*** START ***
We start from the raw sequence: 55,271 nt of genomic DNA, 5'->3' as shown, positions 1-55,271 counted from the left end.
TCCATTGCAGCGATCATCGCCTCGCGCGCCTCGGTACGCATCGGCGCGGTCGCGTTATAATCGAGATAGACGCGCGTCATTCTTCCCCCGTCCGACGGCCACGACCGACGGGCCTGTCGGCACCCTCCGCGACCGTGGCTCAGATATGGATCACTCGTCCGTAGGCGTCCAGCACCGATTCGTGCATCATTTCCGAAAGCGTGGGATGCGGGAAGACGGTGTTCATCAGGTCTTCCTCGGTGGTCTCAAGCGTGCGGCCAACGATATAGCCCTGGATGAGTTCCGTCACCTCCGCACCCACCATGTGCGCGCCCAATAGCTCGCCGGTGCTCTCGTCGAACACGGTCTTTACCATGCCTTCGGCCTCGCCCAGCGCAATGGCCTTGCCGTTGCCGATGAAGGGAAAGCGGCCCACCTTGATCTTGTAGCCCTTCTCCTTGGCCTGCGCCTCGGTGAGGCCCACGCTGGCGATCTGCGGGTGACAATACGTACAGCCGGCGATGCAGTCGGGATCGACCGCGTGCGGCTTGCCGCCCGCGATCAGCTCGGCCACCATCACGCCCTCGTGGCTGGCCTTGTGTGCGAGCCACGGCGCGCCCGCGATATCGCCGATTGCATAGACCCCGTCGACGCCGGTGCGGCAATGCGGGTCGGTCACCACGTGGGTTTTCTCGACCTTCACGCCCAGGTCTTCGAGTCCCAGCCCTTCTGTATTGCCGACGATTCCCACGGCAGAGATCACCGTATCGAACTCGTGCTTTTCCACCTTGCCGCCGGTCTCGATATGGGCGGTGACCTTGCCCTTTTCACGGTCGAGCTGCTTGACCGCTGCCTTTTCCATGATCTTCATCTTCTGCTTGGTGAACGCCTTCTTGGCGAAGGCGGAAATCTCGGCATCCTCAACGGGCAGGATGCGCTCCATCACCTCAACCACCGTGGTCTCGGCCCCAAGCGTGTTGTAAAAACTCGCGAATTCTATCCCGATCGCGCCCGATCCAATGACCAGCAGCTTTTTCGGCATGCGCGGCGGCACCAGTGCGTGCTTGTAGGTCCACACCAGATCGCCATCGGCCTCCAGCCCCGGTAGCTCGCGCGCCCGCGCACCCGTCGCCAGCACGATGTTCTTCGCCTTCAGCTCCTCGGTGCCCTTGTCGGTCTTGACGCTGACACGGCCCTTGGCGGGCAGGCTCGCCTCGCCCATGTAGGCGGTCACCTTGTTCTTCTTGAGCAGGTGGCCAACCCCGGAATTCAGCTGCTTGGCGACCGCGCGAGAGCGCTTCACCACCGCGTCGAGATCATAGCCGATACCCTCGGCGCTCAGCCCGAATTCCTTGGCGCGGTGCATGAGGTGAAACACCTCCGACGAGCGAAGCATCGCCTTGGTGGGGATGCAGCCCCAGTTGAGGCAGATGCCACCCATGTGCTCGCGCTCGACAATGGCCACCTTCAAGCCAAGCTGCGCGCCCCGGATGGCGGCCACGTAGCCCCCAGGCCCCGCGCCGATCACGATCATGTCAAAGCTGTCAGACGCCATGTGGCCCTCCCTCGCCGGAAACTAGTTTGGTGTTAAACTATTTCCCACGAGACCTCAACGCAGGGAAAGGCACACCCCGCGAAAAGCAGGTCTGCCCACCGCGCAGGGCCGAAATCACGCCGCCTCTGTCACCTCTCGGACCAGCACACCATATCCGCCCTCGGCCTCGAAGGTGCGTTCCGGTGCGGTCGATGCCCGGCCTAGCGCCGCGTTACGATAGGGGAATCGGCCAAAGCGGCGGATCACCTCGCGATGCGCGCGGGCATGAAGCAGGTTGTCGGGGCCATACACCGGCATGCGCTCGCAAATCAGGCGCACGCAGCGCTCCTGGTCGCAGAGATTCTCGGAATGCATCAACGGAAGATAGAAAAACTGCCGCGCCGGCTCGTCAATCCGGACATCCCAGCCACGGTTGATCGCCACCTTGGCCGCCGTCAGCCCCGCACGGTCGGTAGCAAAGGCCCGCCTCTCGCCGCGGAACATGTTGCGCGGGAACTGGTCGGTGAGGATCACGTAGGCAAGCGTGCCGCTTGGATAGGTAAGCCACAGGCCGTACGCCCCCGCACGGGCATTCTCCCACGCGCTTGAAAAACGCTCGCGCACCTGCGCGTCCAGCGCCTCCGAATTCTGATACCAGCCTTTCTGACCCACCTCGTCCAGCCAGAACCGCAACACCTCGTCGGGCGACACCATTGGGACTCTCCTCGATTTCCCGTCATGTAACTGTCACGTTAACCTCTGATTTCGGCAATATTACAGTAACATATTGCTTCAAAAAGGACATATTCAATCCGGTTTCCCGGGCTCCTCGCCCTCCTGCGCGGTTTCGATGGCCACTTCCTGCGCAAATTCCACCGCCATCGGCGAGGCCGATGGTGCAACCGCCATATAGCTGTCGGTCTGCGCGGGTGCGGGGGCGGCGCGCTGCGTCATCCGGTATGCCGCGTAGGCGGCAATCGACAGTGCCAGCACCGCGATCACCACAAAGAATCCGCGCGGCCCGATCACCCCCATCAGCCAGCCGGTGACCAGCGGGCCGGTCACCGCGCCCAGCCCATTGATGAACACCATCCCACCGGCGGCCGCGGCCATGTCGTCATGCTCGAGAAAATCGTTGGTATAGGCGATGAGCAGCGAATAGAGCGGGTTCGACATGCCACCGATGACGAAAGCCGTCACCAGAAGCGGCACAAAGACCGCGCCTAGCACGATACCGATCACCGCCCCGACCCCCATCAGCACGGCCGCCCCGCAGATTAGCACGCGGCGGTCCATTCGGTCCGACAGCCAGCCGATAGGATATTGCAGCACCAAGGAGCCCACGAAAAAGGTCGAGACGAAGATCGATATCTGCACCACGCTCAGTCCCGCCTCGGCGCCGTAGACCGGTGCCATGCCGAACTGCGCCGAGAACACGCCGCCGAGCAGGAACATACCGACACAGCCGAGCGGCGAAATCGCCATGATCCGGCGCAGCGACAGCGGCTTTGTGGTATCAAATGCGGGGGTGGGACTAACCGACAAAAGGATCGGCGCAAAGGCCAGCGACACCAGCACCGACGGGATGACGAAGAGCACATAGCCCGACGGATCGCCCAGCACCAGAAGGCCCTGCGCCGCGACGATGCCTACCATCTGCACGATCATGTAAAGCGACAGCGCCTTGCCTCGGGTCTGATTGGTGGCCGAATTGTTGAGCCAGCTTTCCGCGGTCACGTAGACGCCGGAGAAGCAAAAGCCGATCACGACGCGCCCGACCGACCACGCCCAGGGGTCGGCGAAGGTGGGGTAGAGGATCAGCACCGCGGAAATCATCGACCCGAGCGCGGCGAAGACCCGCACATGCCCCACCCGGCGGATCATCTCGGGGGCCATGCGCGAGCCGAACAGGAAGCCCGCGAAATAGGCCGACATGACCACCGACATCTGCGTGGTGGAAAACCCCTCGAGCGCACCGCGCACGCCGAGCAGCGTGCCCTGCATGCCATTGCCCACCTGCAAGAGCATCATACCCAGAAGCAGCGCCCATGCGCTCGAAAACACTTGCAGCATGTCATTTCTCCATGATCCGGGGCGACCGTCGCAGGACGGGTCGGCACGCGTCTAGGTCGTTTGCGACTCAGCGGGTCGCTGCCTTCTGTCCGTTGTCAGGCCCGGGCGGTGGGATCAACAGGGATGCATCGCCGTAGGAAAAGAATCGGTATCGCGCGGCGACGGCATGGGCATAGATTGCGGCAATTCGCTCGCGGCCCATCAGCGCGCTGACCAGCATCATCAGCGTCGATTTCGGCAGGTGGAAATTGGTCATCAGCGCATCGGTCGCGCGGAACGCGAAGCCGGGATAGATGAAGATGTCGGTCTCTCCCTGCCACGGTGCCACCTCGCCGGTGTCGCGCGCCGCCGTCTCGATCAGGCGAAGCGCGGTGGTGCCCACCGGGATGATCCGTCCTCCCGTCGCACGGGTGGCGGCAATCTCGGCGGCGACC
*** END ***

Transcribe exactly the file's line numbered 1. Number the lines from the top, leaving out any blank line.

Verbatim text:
We start from the raw sequence: 55,271 nt of genomic DNA, 5'->3' as shown, positions 1-55,271 counted from the left end.